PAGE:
Consumer
    3,496       1,829       1,699  
 
Total nonaccruing loans
    59,110       60,553       56,315  
Loans held for sale
                181  
Foreclosed properties
    2,306       5,785       1,636  
 
Total nonperforming assets (a)
  $ 61,416     $ 66,338     $ 58,132  
 
(a)   Total nonperforming assets previously disclosed included accruing loans past due 90 days or more. Loans past due 90 days or more and still accruing are now disclosed in the “Other Past Due Loans” table.
Total nonperforming assets decreased $4.9 million, or 7.4% from December 31, 2005, primarily the result of a $7.0 million reduction representing two credits returned to accruing status, $6.7 million from a cash settlement, and $3.3 million in credit losses for two credits, partially offset by a $12.1 million increase represented by two commercial credits.
The allowance for loan losses at September 30, 2006 was $147.4 million and represented 1.13% of total loans in comparison with an allowance of $146.5 million that represented 1.19% of total loans at December 31, 2005. For additional information on the allowance, see Note 7 of Notes to Consolidated Interim Financial Statements elsewhere in this report.
Not included in the totals above are performing troubled debt restructurings of $144,000, $12,000 and $228,000 at September 30, 2006, December 31, 2005 and September 30, 2005, respectively.

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Other Past Due Loans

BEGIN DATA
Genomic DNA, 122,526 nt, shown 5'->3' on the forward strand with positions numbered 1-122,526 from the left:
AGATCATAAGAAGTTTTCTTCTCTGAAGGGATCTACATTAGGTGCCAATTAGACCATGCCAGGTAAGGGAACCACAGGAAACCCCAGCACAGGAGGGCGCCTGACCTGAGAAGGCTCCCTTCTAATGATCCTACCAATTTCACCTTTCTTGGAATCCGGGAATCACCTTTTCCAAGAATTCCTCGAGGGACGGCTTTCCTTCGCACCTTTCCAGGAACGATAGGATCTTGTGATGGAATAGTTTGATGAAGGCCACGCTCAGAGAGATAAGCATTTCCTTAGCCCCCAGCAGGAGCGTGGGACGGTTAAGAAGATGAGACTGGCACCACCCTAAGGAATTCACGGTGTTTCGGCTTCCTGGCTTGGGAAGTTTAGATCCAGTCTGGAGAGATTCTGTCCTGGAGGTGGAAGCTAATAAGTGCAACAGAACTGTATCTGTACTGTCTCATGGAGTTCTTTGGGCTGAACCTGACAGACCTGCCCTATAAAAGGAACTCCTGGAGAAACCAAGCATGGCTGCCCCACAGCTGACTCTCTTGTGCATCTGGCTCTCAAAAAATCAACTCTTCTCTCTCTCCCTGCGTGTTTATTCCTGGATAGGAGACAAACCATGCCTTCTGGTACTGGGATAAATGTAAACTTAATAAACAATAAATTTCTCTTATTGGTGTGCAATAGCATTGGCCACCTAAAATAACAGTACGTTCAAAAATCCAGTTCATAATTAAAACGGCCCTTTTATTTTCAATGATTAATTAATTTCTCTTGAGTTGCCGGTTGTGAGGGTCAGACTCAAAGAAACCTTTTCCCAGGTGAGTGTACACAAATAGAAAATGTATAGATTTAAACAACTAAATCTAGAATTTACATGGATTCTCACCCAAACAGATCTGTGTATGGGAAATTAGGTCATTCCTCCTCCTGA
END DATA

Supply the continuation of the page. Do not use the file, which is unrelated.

The following table sets forth information regarding Webster’s over 30-day delinquent loans, excluding loans held for sale and nonaccrual loans.
                                                 
    September 30, 2006   December 31, 2005   September 30, 2005
    Principal   Percent of   Principal   Percent of   Principal   Percent of
(Dollars in thousands)   Balances   total loans   Balances   total loans   Balances   total loans
 
Past due 30-89 days:
                                               
Residential
  $ 16,020       0.12 %   $ 17,717       0.14 %   $ 11,363       0.09 %
Commercial
    10,495       0.08       46,343       0.38       16,443       0.14  
Commercial real estate
    14,699       0.11       31,680       0.26       12,558       0.10  
Consumer
    10,145       0.08       10,878       0.09       3,914       0.03  
Past due 90 days or more:
                                               
Commercial
    2,209       0.02       6,676       0.05       2,223       0.02  
Commercial real estate
    2,400       0.02                          
 
Total
  $ 55,968       0.43 %   $ 113,294       0.92 %   $ 46,501       0.38 %
 
Deposits
Total deposits increased $672.9 million, or 5.8%, to $12.3 billion at September 30, 2006 from December 31, 2005 and $641.9 million, or 5.5%, from September 30, 2005. The deposit growth occurred primarily in the Money Market and Certificate of Deposit product categories and has been driven by new deposits to the bank and a migration of existing funds from Demand, NOW and Savings accounts. This shift is due a higher interest rate environment and both new and existing customer’s preference for higher yielding deposit products.
Borrowings and Other Debt Obligations